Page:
That’s not the case anymore. So, yes, I’m buying the reigning NL Cy Young Award winner as a pitcher in 2021. I know, I know, but it’s more complicated than it sounds. Hear me out. The numbers speak for themselves but I also think there is something to be said about maturing as a player with age (he’s 30), and I’ve watched him evolve on the field in the last 10 years. He’s polarizing for sure and probably always will be, but he also has an electric arm and he knows what he is doing on the mound.

When Frazier came to the Bronx in the Andrew Miller trade during the summer of 2016, it seemed like the Yankees had landed themselves a star. Every scout I spoke to raved about his quick hands, masterful approach at the plate and absolute fearlessness.

His first taste of the big leagues the following year was very anticlimactic as he slashed .231/.268/.448 in 39 games. Worse than his production, however, was his attitude. Several veterans and people around the club told me he was very immature, an entitled kid who acted like a guy with 10 years of service time. Frazier appeared in just 15 games in 2018, then after getting another shot in 2019, it finally appeared that his bat was ready for big-league pitching. The attitude, on the other hand, was still in question.

Following an early-June game against the Red Sox in which he made an untimely error, Frazier ducked the media after the game, leaving his teammates to answer for him. That didn’t go over well inside the clubhouse or upstairs in the front office; less than two weeks later, Frazier was optioned back to Triple-A, where he remained until he was called up again on Sept. 1. The idea of Frazier ever “getting it” and becoming a big star seemed to be waning by the day.

Yet last year, Frazier played 39 games during the 60-game 2020 campaign, slashing .267/.394/.511 with eight homers in 131 at-bats. More importantly, Frazier seems to have grown up in the past year or two, apparently learning from his first few years in New York. He’s proven the ability to produce at the plate, has become a better defensive outfielder and has figured out what it takes to be a good teammate. Still only 26 years old, Frazier might wind up fulfilling his potential after all.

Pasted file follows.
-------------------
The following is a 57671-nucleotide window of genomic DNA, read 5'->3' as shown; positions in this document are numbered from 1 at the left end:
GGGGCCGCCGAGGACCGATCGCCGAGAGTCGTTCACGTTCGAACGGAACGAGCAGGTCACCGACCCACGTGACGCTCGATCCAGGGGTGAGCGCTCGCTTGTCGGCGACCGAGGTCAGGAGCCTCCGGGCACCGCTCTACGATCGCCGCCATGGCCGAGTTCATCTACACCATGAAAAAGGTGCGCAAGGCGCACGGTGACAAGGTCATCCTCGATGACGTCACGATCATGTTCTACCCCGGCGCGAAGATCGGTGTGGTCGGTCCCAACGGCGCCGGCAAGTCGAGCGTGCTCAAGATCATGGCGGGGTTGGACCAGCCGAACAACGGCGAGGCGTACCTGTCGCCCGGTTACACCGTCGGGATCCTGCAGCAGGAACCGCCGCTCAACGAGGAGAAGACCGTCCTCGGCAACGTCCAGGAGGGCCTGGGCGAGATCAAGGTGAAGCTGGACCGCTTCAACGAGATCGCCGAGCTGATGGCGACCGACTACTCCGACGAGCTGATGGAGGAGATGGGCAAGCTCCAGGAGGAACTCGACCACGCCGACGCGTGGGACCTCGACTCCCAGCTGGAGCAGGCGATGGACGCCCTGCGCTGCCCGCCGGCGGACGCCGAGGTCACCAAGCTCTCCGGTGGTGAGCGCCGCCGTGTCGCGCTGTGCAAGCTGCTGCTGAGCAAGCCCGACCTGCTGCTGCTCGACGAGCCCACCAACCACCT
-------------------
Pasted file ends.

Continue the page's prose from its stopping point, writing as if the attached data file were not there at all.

I was so out on Giolito that I was out on him before he even landed in Chicago. The ink wasn’t dry on the paperwork that finalized his trade to the White Sox (do trades actually come through on paper? I have no idea) when I tweeted that in his brief Washington cameo in 2016, he’d had the 12th-worst strikeout rate of more than 500 pitchers who’d thrown at least 20 innings. Small sample from a rookie? Sure. Is that bad? You better believe it. The names surrounding him were Tyrell Jenkins, Eric Surkamp, Justin Nicolino and Keith Hessler. You don’t know who they are. That’s kind of the point.

In my defense, he then spent the next two seasons being entirely terrible. Giolito wasn’t that impressive in Triple-A in 2017, and struck out only 34 in 45 1/3 Major League innings. The next year, he was basically the worst regular starter in baseball. The velocity, spin and movement on his fastball were all unimpressive. He looked like he didn’t have the stuff to succeed in the Majors, simple as that.

But in 2019, it all changed. Giolito tossed 176 2/3 innings of 3.41 ERA baseball, literally doubling his strikeout rate from 16% to 32%. He was even better in 2020, throwing a no-hitter. He’s received Cy Young votes in each of the last two years. It’s not a fluke, and it’s not a mystery; in the 2018-19 offseason, Giolito completely remade himself, from physical training to mental preparation to different mechanics. If it looks like he’s a completely different pitcher, well, that’s because he is. I don’t even really consider my earlier evaluation a miss for that reason; that guy couldn’t pitch in the bigs. This guy can dominate. The ways he’s done it have more than convinced me that he’ll be able to keep doing it for years to come.